Capitalism

CAPITALISM IS AN economic system of market-driven services and production carried out by private individuals and business firms. Karl Marx coined the term capitalism as an opposite to communism/Marxism. Other terms that refer to this economic system include free enterprise and market economy. The term mixed economy refers to the combination of a market economy and taxation for governmental spending. Adam Smith originated the philosophy behind capitalism in his treatise An Inquiry into the Nature and Causes of the Wealth of Nations (1776). He argued that societal well-being could be the secondary result of the combination of self-interest, private ownership, and consumer-driven competition.

Capitalism is a socioeconomic system where the infrastructure for production is privately owned; the market coordinates buyers and sellers; everyone involved in the system has the freedom to look out for their own self-interest with maximum return from the invention of resources, labor, and time; consumers are free to spend money as they choose, creating competition for their business and as a whole; and government supervision is minimal.

Trade over long distances to procure goods was the stimulation throughout history for such developments as overland caravans to the Middle East and Asia; shipping routes from Asia to Europe and from the Americas to Europe; and the colonization of Africa, Asia, and the Americas. Emphasis on production came with industrial advancement. Before that time, however, an important figure in the capitalist system began to emerge: the entrepreneur, or risk taker. A key element in capitalism is the undertaking of activity in the expectation that it will yield gains in the future. Because the future is unknown, both the risk of loss and the possibility of gain exist.

The assumption of risk involves the specialized role of the entrepreneur. The Renaissance and Reformation brought about social change, as people demanded a right to be involved in their government and to control their personal destinies. With this emerged contemporary forms of government, with judicial, legal, and organizational structures necessary for economic growth and capitalism.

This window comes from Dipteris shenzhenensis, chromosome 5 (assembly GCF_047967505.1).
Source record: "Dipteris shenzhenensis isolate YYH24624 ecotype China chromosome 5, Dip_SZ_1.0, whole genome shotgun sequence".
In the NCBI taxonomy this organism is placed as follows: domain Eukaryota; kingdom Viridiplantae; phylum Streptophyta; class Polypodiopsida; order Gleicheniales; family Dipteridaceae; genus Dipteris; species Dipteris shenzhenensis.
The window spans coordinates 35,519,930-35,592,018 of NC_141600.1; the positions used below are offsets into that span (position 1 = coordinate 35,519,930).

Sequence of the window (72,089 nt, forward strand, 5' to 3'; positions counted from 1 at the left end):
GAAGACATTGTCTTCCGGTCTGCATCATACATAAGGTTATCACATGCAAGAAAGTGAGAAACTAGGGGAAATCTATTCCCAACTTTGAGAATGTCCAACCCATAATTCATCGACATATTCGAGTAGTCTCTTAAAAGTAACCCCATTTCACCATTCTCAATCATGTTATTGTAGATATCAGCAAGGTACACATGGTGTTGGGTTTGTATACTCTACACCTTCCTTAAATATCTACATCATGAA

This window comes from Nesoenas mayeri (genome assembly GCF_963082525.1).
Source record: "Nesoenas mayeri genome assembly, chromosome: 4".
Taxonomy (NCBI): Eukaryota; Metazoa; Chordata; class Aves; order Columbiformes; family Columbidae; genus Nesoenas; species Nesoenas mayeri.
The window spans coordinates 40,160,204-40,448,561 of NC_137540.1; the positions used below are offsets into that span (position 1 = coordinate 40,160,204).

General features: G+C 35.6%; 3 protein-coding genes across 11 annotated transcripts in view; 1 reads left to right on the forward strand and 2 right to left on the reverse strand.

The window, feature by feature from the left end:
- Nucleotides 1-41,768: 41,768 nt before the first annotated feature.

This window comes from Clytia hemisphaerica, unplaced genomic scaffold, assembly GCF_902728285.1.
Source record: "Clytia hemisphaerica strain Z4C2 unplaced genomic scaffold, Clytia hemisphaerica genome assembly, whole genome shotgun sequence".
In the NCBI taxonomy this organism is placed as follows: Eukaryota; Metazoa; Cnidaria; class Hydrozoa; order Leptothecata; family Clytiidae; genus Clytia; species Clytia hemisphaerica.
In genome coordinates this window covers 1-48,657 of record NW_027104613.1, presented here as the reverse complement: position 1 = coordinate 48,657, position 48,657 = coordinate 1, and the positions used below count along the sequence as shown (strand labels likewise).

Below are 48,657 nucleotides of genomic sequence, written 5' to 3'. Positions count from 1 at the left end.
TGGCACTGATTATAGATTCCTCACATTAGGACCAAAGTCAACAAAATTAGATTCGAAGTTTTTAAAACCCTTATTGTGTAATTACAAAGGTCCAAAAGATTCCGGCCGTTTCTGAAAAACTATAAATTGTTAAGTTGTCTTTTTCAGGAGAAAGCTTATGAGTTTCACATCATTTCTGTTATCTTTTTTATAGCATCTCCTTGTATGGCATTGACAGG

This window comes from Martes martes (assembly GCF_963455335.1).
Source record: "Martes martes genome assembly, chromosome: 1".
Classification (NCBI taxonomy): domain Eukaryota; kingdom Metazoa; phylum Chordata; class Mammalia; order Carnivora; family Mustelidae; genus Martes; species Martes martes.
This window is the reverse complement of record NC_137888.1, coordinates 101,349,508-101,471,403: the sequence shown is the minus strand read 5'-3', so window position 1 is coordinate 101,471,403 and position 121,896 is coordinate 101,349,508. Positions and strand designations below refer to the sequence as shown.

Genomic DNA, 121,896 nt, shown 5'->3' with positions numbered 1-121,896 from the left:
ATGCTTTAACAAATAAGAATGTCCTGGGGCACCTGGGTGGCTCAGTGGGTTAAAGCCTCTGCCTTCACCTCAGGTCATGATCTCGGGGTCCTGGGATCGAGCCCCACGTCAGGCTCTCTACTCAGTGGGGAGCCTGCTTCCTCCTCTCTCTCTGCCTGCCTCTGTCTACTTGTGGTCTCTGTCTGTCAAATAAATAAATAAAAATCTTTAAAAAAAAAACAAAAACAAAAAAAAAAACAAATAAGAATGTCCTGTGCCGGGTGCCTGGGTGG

Governments began to take advantage of this form of trade to make a profit. They saw that the influx of gold and silver from a favorable trade balance would stimulate to economic activity, thus enabling the state to levy more taxes and gain more revenue. The Industrial Revolution changed the face of business, moving from small enterprises to large enterprises that employed many workers to produce large quantities of goods, and used machines for work previously done by humans or animals. Production became more specialized and factory units became the prime producers, while entrepreneurial activities became part of peripheral economic activities.

Situations for workers declined as big business demanded child labor, long working hours, and dangerous workplaces. These conditions were the impetus for Karl Marx to develop his treatise promoting communism, with business owned collectively by society, and with collective sharing of goods, services, and profits. Capitalism also experienced setbacks, with cycles of expansion, as well as economic collapses and unemployment. Corporations sought control of manufacturing with monopolies and trusts.

Public involvement led to antitrust legislation passed by the U.S. Congress to make monopolies illegal, and to the use of government power to force competition. Capitalism continued to expand and prosper because of the potential for individuals to create wealth and improve living standards. However, as the Cold War came to an end in the 1980s and the former Soviet Union nations turned to free enterprise (though with mixed success at first), nations with a free economy rose to the challenge of the changing times and adapted.

Democratic governments intervened in the economy to correct the worst abuses inherent in capitalism. Action was taken to encourage collective bargaining and build a strong labor movement in order to offset the concentration of economic power in large industrial corporations. The foundation for the mod-

Early capitalist industry left its mark. Current atmospheric CO2 is about 30 percent above pre-industrial 18th-century levels.

ern welfare state was laid through the introduction of Social Security and unemployment insurance, measures designed to protect people from the economic hazards endemic to a capitalist system.

Social welfare spending by governments continued to grow; in the United States, these expenditures (along with those for defense) account for the overwhelming proportion of all federal spending. Economic growth slowed, and many nations, particularly the United States, where national, corporate, and personal debt had reached record levels, dropped into recession, with rising unemployment. The early 21st century situation needs to be seen from the perspective of the long history of capitalism, particularly its extraordinary versatility and flexibility. New demands imposed on the economic system include ending environmental pollution, as the unregulated growth of industry and the use of fossil fuel as a primary energy source have led to global warming and climate change.

see also: Economics, Cost of Affecting Climate Change; Economics, Impact from Climate Change; United States.

bibliography. Milton Friedman, Capitalism and Freedom (University of Chicago Press, 2002); Joanna Lewis and Elliot Diringer, Policy-Based Commitments in a Post-2012 Climate Framework (Pew Center on Global Climate Change, 2007); Paul McGarr, "Capitalism and Climate Change," International Socialism (v.107, 2005).

Lyn Michaud Independent Scholar

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